Nazi ideology probably gave less strength to the movement than did its well-organized party structure. From Communism Hitler borrowed the cell system, and from Italian Fascism he took the uniformed party militia. The mass of the militia was the brown-shirted SA, the Sturmabteilung [storm troops]. The elite was the black-uniformed SS, the Schutzstaffel [security echelon], under Heinrich Himmler. The party had its own salute (the raised arm and the words Heil Hitler!), symbol (the swastika), and anthem (the Horst Wessel Lied). The military trappings and mass demonstrations of the Nazis attracted many followers. For the coming to power of National Socialism and the history of Germany under its rule, see Germany.

Nazi Rule

After ousting the left wing of the party, represented by Gregor Strasser, Hitler, once in power, secured his position by the "Blood Purge" (June, 1934) of SA leader Ernst Roehm and others who might challenge him. Loyal Nazis were placed in positions of authority within the government and eventually came to control it. A corporative state was established in which labor lost all rights and was even regimented in its recreation by the "Strength through Joy" movement. Youth, schools, and the press came under repressive control. The books of "undesirable" authors were repeatedly burned.

Germany was divided into party districts; the Gauleiter [district leader] in effect superseded the state government. The judicial system was reorganized, and special courts were established to deal with political offenses. Nazi ideology was enthroned as national law, and Nazi methods replaced rational legal procedure. Anti-Semitic legislation (the Nuremberg Laws) forbade intermarriage with Jews, deprived Jews of civil rights, and barred them from professions. Other laws similarly barred Communists.

A German Christian Church was set up to control Protestant churches; its chief opponent, Martin Niemoeller, was arrested. The Gestapo (see secret police) tracked down political opponents, Jews, and other undesirables; their internment in concentration camps was often a prelude to their murder, particularly in the case of the Jews after the start of World War II. Medical "experiments," some of them conducted to prevent the reproduction of Jews and "misfits," maimed thousands more.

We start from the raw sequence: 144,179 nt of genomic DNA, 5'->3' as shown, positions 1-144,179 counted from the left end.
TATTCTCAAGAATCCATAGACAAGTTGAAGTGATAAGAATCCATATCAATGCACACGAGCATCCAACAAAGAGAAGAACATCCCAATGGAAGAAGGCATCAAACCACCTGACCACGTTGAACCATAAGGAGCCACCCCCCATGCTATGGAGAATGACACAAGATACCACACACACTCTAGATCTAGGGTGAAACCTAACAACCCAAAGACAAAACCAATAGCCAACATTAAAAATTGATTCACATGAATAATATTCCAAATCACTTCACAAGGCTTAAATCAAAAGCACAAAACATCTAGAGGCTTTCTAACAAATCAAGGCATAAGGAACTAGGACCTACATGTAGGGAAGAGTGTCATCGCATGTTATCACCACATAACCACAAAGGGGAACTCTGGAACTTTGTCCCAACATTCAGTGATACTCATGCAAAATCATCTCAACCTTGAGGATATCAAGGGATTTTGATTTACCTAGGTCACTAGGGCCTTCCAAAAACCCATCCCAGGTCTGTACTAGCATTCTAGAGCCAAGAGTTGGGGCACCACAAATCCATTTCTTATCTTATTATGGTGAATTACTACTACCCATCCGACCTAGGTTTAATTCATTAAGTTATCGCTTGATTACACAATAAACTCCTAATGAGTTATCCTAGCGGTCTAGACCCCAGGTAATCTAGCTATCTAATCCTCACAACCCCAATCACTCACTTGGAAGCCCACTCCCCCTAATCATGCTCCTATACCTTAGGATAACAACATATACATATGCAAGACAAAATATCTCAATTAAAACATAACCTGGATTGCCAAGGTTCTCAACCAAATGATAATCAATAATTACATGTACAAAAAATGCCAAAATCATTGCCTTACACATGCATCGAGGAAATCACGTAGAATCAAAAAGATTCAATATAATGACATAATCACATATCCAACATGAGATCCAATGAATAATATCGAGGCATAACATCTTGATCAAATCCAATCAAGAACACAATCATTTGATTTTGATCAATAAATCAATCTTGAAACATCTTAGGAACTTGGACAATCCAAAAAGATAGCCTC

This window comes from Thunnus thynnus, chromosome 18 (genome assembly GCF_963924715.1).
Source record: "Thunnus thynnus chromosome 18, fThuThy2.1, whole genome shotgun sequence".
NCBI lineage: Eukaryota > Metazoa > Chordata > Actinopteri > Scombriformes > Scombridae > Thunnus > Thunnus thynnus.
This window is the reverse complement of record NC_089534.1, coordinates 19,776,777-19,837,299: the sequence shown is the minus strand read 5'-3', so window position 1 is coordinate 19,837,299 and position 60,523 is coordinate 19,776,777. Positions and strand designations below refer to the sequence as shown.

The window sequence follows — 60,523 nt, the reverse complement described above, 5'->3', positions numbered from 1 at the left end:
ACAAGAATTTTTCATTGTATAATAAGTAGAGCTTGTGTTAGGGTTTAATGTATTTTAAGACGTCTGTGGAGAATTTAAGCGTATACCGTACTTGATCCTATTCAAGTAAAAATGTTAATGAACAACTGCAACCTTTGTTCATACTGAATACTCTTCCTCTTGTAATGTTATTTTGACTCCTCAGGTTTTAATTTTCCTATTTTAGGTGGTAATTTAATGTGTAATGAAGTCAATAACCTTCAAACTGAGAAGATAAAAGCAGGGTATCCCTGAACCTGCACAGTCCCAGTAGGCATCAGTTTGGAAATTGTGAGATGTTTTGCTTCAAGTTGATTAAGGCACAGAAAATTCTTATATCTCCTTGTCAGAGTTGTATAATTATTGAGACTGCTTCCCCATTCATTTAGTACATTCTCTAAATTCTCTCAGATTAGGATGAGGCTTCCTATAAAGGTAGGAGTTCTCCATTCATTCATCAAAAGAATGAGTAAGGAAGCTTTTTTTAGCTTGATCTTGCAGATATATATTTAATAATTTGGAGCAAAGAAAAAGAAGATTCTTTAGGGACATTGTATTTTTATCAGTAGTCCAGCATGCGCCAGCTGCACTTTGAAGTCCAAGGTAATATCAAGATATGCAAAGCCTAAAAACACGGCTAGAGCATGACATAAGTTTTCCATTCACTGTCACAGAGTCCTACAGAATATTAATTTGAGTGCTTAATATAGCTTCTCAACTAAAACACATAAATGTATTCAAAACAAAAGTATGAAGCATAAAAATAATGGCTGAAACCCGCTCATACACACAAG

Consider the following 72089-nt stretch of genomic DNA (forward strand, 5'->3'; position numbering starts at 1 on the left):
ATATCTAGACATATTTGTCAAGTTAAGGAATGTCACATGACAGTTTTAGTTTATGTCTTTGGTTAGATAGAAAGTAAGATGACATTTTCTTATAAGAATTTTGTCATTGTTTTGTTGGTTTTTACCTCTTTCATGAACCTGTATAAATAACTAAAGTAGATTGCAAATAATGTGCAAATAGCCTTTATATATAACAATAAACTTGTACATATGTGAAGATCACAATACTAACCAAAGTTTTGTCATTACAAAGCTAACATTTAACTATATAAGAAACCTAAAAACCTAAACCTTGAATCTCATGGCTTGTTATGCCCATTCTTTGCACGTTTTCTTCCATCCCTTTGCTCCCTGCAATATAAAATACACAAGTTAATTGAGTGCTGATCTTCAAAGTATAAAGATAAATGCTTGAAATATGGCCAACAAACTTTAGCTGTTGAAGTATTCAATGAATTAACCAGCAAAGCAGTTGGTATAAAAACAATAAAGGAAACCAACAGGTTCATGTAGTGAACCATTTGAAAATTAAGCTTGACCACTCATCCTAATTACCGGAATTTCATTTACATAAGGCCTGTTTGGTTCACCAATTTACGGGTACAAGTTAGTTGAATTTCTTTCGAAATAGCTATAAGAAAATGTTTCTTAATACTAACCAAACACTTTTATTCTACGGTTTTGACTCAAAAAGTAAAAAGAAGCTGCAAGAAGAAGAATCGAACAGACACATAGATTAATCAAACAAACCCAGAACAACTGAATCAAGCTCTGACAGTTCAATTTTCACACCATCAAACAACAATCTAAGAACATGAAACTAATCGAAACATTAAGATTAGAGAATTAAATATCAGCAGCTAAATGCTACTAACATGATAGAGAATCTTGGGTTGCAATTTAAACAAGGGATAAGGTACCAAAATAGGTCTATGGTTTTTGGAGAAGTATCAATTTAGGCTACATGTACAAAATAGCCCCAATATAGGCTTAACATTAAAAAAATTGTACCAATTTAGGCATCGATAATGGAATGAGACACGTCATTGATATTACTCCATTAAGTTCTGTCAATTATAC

Nazism in Other Countries

In the period of German expansion the Nazis found many adherents outside Germany. In Austria the inclusion in the government of Nazi leader Seyss-Inquart speeded Austrian annexation, and in Czechoslovakia the Sudete German party (see Sudetes) aided the absorption of that country by Germany. The party of Jacques Doriot in France, the Rexists in Belgium, the Iron Guard in Romania, the Hungarian National Socialists, the Croatian Ustachi, and the German-American Bund in the United States were all affiliated to some extent with the Nazis.

In World War II the Nazis imposed their system and dogma on Europe by force. Millions of Jews, Russians, Poles, and others were interned and exterminated; millions more were used for forced labor. Only the collapse of Germany's military might prevented the utter annihilation of the Jews and the complete subjugation of Europe. With the Allied victory National Socialism was outlawed in Germany.

Bibliography

See H. Rauschning, The Revolution of Nihilism (tr. 1939); F. Neumann, Behemoth (2d ed. 1944, repr. 1963); E. Kogon, The Theory and Practice of Hell (tr. 1950, repr. 1972); W. L. Shirer, The Rise and Fall of the Third Reich (1960); J. C. Fest, The Face of the Third Reich (tr. 1970); K. D. Bracher, The German Dictatorship (tr. by J. Steinberg, 1970); A. Speer, Inside the Third Reich (tr. 1970); D. Orlov, The History of the Nazi Party: 1933–1945 (1973); F. Weinstein, The Dynamics of Nazism (1980); W. D. Smith, The Ideological Origins of Nazi Imperialism (1989); K. von Klemperer, German Resistance against Hitler (1992); S. Friedländer, Nazi Germany and the Jews (2 vol., 1997–2007); M. Burleigh, The Third Reich (2000); R. Overy, Interrogations: The Nazi Elite in Allied Hands, 1945 (2001); R. J. Evans, The Coming of the Third Reich (2004) and The Third Reich in Power (2005); G. Aly, Hitler's Beneficiaries: Plunder, Racial War, and the Nazi Welfare State (2007).